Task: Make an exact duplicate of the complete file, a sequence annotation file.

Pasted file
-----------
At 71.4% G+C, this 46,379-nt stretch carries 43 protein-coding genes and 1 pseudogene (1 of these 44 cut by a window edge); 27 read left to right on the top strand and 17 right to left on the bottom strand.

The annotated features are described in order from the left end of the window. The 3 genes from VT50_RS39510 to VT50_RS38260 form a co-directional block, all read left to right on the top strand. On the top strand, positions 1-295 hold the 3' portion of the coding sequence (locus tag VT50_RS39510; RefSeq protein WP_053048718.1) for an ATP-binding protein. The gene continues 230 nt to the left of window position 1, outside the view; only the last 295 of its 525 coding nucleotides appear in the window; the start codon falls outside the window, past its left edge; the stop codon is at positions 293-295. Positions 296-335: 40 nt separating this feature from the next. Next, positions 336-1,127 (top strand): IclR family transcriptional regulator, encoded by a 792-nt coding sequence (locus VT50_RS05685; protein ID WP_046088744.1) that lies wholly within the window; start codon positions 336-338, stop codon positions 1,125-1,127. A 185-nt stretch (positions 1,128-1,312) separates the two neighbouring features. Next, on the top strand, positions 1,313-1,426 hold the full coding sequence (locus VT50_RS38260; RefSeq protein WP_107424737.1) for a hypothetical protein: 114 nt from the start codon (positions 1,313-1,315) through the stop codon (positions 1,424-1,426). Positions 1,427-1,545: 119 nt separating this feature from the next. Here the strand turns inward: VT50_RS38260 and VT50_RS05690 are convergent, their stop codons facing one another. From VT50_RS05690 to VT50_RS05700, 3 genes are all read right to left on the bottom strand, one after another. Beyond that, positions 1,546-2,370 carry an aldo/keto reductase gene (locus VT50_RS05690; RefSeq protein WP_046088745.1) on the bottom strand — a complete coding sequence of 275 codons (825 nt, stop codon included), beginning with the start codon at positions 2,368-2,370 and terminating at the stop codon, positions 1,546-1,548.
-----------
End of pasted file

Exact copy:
At 71.4% G+C, this 46,379-nt stretch carries 43 protein-coding genes and 1 pseudogene (1 of these 44 cut by a window edge); 27 read left to right on the top strand and 17 right to left on the bottom strand.

The annotated features are described in order from the left end of the window. The 3 genes from VT50_RS39510 to VT50_RS38260 form a co-directional block, all read left to right on the top strand. On the top strand, positions 1-295 hold the 3' portion of the coding sequence (locus tag VT50_RS39510; RefSeq protein WP_053048718.1) for an ATP-binding protein. The gene continues 230 nt to the left of window position 1, outside the view; only the last 295 of its 525 coding nucleotides appear in the window; the start codon falls outside the window, past its left edge; the stop codon is at positions 293-295. Positions 296-335: 40 nt separating this feature from the next. Next, positions 336-1,127 (top strand): IclR family transcriptional regulator, encoded by a 792-nt coding sequence (locus VT50_RS05685; protein ID WP_046088744.1) that lies wholly within the window; start codon positions 336-338, stop codon positions 1,125-1,127. A 185-nt stretch (positions 1,128-1,312) separates the two neighbouring features. Next, on the top strand, positions 1,313-1,426 hold the full coding sequence (locus VT50_RS38260; RefSeq protein WP_107424737.1) for a hypothetical protein: 114 nt from the start codon (positions 1,313-1,315) through the stop codon (positions 1,424-1,426). Positions 1,427-1,545: 119 nt separating this feature from the next. Here the strand turns inward: VT50_RS38260 and VT50_RS05690 are convergent, their stop codons facing one another. From VT50_RS05690 to VT50_RS05700, 3 genes are all read right to left on the bottom strand, one after another. Beyond that, positions 1,546-2,370 carry an aldo/keto reductase gene (locus VT50_RS05690; RefSeq protein WP_046088745.1) on the bottom strand — a complete coding sequence of 275 codons (825 nt, stop codon included), beginning with the start codon at positions 2,368-2,370 and terminating at the stop codon, positions 1,546-1,548.